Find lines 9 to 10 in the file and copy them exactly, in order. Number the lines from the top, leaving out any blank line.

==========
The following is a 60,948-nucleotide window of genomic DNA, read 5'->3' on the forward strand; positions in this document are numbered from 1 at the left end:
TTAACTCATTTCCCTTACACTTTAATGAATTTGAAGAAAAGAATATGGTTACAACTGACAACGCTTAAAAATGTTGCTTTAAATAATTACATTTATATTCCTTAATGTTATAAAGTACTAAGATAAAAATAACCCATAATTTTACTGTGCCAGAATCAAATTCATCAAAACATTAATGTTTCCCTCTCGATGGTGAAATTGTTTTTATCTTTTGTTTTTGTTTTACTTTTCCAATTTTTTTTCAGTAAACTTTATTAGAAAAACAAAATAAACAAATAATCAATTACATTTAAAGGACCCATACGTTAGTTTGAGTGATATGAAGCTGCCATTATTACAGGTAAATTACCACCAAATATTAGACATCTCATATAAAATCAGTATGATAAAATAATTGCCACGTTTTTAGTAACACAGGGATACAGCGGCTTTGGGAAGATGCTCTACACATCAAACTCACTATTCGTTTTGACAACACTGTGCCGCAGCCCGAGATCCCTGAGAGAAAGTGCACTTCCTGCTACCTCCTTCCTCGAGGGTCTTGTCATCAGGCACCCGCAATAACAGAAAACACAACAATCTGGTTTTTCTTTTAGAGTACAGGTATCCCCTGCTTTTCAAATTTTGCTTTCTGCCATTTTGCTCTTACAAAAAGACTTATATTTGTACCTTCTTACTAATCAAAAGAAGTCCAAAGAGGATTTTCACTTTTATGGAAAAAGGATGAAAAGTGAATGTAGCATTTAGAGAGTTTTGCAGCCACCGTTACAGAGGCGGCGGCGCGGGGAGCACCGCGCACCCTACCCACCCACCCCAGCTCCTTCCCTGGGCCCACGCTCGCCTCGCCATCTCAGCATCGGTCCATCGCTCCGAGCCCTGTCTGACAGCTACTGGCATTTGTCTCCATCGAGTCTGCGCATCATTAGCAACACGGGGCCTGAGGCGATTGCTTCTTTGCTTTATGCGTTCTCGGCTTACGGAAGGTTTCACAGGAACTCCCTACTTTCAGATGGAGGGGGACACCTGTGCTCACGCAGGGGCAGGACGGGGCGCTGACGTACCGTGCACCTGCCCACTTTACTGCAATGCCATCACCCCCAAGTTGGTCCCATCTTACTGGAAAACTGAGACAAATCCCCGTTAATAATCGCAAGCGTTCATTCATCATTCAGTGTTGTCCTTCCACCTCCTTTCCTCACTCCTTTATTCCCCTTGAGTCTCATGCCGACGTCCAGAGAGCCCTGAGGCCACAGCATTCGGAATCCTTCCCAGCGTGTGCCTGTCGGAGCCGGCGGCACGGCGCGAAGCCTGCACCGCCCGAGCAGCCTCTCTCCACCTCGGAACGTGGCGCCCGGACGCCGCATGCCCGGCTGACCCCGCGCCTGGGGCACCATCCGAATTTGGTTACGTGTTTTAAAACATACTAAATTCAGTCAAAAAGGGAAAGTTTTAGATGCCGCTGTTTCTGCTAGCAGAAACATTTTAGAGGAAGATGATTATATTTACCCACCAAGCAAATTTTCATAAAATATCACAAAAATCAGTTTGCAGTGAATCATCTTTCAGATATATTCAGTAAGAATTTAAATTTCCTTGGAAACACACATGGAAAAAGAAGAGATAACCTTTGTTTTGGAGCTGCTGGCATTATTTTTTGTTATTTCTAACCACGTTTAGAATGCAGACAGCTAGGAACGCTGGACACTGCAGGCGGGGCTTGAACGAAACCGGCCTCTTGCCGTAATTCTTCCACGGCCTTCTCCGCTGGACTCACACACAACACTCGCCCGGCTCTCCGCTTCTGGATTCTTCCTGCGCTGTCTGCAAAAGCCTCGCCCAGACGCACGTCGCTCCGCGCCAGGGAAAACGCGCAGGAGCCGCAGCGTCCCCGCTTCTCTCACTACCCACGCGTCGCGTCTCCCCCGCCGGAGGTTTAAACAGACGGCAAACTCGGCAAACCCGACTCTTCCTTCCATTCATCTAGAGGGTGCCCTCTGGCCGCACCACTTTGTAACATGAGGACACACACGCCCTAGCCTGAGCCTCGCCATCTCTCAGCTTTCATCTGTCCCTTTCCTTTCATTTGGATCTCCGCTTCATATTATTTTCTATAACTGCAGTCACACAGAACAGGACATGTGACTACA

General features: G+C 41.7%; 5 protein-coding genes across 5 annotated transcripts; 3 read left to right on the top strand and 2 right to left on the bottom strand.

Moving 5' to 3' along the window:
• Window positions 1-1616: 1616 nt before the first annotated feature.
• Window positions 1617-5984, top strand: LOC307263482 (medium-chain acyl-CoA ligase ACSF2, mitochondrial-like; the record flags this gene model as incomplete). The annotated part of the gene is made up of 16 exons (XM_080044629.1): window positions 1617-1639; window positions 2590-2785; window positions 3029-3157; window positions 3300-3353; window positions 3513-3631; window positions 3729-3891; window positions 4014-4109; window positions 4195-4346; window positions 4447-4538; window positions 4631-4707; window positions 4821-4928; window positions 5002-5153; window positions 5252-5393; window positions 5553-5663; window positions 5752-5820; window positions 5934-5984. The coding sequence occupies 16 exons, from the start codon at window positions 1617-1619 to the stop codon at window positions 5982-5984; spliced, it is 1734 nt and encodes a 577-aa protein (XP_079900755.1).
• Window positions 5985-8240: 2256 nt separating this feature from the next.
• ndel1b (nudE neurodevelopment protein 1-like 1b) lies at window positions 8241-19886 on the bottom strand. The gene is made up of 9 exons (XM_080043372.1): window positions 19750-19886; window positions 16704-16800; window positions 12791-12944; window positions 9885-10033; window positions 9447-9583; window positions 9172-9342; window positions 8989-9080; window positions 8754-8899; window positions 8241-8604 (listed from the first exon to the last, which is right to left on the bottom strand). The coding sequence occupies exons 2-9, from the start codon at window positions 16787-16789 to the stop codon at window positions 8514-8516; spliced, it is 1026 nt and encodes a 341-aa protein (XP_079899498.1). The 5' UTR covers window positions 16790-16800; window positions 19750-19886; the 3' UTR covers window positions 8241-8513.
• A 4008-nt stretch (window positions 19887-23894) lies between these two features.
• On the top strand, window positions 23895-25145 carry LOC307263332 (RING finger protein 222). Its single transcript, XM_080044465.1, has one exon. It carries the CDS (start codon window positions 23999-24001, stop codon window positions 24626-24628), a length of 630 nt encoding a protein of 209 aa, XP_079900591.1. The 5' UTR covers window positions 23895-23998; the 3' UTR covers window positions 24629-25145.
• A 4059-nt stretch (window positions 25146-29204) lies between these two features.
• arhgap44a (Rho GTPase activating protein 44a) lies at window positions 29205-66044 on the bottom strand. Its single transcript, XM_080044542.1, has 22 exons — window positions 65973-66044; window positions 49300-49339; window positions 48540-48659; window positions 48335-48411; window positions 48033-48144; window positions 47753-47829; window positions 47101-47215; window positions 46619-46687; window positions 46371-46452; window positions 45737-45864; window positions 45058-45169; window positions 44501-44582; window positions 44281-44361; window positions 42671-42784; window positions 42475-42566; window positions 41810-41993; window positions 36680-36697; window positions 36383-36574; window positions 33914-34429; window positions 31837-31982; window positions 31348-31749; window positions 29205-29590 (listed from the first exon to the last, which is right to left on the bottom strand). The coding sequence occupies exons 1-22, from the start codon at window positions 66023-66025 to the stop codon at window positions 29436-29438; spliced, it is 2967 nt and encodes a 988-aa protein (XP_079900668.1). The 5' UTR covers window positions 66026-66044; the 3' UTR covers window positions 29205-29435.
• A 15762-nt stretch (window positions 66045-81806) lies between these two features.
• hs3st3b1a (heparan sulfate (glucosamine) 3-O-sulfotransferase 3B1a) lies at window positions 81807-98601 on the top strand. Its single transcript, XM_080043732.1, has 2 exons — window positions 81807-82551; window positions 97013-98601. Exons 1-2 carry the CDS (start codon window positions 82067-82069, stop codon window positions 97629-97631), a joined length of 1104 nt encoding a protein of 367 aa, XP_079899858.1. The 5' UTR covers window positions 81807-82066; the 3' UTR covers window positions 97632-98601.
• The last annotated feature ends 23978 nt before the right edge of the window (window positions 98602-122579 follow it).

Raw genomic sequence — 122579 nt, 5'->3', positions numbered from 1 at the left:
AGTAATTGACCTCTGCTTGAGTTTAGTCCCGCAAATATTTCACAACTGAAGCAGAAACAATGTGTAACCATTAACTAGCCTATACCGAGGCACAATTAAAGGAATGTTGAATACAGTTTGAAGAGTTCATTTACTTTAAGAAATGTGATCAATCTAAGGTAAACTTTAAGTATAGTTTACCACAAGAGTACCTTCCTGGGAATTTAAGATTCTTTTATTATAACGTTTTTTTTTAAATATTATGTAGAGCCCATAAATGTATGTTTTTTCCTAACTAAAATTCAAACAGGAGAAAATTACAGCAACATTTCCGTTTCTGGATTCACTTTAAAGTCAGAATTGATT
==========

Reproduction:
• A 4008-nt stretch (window positions 19887-23894) lies between these two features.
• On the top strand, window positions 23895-25145 carry LOC307263332 (RING finger protein 222). Its single transcript, XM_080044465.1, has one exon. It carries the CDS (start codon window positions 23999-24001, stop codon window positions 24626-24628), a length of 630 nt encoding a protein of 209 aa, XP_079900591.1. The 5' UTR covers window positions 23895-23998; the 3' UTR covers window positions 24629-25145.